BskyB finance director Andrew Griffith told the UBS conference the Competition Commission’s judgment that Sky Movies is anti-competitive in on-demand movies “was perplexing… The movies market has never been more competitive.”
“Sky has never traded on exclusivity. Every movie that’s ever been on Sky Movies has had a theatrical release and has been in Asda or Tesco well before it has been on Sky. The average consumer only has to spend 15 minutes on the Internet to realise just how competitive the landscape is, including companies like Netflix.”
The Competition Commission provisionally ruled Sky’s exclusive pay-TV window deals with six Hollywood studios restrictive. It has proposed breaking up those rights or forcing Sky to offer rivals like Netflix, LOVEFiLM and Blinkbox to its own satellite customers.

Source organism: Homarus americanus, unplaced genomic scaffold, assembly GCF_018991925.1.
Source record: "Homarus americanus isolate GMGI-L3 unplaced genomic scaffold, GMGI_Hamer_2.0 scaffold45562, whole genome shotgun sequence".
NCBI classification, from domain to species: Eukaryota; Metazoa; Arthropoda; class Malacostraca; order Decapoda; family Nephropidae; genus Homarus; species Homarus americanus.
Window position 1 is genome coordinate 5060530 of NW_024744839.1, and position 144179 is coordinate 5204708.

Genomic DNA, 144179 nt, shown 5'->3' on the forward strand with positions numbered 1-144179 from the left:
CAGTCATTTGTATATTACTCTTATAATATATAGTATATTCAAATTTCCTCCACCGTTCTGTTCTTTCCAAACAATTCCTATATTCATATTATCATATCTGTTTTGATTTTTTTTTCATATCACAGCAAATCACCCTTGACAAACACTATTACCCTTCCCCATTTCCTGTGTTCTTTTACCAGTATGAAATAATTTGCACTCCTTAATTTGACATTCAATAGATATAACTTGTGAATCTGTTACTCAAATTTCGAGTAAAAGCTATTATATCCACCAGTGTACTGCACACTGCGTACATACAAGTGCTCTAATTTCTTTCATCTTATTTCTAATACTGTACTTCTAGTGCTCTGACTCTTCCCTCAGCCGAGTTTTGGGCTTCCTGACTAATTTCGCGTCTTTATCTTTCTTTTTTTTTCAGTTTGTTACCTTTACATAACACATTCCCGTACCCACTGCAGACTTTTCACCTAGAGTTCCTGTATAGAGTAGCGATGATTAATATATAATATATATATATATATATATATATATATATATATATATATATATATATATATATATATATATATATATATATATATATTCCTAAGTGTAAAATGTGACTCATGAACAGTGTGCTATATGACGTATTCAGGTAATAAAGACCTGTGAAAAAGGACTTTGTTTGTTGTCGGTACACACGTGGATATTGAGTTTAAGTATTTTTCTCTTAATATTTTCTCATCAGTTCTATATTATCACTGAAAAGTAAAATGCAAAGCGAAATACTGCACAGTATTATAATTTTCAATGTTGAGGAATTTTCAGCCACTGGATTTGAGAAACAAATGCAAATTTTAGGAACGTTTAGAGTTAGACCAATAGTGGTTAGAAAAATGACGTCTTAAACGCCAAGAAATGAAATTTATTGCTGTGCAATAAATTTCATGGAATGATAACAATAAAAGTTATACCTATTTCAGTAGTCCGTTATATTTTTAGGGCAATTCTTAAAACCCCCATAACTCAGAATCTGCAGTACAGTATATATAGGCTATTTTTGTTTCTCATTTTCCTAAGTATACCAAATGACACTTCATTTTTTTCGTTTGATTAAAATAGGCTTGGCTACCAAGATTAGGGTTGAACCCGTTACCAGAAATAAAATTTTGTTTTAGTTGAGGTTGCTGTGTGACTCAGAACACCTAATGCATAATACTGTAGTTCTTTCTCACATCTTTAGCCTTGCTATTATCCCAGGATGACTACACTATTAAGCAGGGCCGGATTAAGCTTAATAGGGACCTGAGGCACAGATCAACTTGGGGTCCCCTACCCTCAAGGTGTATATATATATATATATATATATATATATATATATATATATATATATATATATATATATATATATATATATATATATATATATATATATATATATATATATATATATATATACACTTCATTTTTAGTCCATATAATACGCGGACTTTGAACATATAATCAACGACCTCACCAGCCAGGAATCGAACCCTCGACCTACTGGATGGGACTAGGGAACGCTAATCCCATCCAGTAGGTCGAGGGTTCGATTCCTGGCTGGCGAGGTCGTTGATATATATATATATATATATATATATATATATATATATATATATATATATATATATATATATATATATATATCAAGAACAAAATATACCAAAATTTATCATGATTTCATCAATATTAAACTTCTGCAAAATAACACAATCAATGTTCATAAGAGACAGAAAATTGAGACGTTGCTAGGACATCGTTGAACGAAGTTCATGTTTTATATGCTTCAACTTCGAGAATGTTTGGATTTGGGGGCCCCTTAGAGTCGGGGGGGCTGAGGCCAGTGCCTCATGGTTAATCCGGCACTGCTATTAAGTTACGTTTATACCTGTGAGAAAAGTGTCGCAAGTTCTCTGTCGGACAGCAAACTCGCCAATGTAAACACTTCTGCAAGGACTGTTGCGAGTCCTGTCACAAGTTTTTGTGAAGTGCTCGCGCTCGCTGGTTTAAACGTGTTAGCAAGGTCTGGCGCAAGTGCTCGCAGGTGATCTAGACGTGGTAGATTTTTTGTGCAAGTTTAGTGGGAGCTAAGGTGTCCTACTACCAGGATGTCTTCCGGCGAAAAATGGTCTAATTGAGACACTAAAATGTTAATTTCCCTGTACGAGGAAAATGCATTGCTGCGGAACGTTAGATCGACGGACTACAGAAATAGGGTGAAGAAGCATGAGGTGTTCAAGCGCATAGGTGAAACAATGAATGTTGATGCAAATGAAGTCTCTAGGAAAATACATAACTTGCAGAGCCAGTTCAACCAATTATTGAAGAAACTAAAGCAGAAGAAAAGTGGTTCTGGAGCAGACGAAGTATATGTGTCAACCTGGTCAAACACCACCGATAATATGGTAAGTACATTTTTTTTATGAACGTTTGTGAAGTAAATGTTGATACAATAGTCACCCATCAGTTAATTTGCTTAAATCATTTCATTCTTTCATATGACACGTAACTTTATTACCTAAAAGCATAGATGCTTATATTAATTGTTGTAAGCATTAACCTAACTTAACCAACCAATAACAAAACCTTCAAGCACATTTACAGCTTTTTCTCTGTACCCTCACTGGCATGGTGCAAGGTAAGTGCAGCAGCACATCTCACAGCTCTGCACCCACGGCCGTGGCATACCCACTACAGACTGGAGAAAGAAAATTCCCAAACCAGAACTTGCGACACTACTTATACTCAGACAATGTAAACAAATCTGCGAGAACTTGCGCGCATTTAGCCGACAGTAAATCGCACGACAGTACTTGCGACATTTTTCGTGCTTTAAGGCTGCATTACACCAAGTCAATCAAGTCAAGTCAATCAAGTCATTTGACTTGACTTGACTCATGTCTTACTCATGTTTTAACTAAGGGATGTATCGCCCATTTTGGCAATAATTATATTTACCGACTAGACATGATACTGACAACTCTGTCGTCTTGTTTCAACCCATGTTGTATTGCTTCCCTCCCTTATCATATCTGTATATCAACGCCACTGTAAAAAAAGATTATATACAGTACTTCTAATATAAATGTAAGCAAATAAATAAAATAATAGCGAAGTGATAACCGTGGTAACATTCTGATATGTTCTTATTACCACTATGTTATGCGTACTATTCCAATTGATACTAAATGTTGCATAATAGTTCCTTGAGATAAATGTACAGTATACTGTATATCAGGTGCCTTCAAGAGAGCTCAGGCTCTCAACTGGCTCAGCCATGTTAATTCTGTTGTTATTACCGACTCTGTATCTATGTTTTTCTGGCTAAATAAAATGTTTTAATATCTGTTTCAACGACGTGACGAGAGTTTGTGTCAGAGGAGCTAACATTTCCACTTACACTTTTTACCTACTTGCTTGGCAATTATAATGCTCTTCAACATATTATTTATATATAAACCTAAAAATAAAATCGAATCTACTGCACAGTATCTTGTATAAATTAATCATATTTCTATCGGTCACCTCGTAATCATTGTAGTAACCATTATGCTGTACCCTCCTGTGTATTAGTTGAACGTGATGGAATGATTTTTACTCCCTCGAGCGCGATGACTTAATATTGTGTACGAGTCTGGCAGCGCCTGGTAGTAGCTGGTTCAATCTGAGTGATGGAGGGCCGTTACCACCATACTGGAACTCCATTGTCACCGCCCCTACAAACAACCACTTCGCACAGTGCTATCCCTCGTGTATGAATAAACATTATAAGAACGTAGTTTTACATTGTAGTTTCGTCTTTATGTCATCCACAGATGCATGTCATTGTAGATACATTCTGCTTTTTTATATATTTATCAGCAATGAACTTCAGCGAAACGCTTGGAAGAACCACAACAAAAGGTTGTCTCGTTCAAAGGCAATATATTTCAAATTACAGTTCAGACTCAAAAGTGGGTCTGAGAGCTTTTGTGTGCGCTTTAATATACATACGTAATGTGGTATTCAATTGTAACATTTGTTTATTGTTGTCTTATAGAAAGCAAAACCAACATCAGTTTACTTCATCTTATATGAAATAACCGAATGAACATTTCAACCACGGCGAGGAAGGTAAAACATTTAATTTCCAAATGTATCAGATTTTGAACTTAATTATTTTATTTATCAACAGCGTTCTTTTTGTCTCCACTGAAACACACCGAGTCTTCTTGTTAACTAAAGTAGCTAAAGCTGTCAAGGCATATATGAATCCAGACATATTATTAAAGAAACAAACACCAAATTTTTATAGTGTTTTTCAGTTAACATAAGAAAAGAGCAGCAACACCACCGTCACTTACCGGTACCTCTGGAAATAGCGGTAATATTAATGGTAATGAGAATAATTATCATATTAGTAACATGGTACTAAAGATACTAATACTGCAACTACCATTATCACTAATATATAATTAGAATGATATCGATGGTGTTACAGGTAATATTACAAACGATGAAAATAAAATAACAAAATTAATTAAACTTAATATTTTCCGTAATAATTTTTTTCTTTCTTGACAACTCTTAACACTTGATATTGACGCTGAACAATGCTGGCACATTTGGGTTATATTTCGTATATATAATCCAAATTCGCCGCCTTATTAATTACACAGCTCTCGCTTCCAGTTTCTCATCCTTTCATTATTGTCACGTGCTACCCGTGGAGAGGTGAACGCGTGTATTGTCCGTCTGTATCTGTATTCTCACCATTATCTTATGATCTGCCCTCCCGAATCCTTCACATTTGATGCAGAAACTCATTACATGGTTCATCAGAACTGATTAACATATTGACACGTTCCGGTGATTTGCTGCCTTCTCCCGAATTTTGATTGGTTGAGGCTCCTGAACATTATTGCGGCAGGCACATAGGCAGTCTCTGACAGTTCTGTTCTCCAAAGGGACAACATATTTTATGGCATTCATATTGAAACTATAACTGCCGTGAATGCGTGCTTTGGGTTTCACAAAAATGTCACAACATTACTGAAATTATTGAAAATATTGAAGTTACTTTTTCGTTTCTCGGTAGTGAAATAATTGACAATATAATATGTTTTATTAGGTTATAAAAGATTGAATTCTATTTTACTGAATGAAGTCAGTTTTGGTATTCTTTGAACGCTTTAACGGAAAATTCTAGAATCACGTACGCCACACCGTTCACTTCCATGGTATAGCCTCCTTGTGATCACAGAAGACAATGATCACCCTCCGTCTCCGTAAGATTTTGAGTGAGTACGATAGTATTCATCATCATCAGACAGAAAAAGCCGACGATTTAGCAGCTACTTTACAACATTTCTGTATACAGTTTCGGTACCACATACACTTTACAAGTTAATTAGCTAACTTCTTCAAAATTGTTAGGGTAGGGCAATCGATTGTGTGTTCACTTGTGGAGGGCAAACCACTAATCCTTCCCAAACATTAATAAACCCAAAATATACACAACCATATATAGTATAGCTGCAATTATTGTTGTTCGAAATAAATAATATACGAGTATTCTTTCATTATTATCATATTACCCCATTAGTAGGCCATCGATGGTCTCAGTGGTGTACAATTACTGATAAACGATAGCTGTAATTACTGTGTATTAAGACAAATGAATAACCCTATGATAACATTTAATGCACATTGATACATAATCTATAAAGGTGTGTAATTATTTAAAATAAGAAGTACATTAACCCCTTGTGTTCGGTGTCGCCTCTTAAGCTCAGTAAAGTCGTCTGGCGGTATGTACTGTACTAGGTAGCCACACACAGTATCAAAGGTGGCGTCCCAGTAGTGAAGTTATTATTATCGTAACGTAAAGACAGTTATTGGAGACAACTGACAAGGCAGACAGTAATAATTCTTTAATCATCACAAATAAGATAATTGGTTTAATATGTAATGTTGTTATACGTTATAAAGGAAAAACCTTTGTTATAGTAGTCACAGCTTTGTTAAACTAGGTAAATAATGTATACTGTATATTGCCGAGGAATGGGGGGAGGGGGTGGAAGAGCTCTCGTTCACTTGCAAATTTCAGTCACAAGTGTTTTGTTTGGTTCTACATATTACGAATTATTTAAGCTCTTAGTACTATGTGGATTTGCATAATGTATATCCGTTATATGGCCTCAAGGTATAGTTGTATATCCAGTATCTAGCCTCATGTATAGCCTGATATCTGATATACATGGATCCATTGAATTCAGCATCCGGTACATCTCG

In its formal reply to the Commission Sky says the new competitive landscape, including the impending launch of Netflix and Lovefilm, has not been taken into account: “It is plain that the three “barriers” to the acquisition of FSPTW [first subscription pay-TV window] movie rights it identifies do not apply to these types of operators. Both Amazon Lovefilm and Netflix have successfully competed for pay TV movie rights in the UK and elsewhere, including FSPTW rights, and there is no good reason to believe that their ambitions are confined to acquiring rights from non-major studios, as they have to date in the UK. Having proper regard to the ability of Internet distributors to compete for FSPTW rights is sufficient to undermine entirely the CC’s preliminary conclusion that “barriers to the acquisition of sufficient FSPTW movie rights to be able to create a movie product which can compete effectively with Sky’s movie products” constitutes a “market feature” capable of giving rise to an AEC.”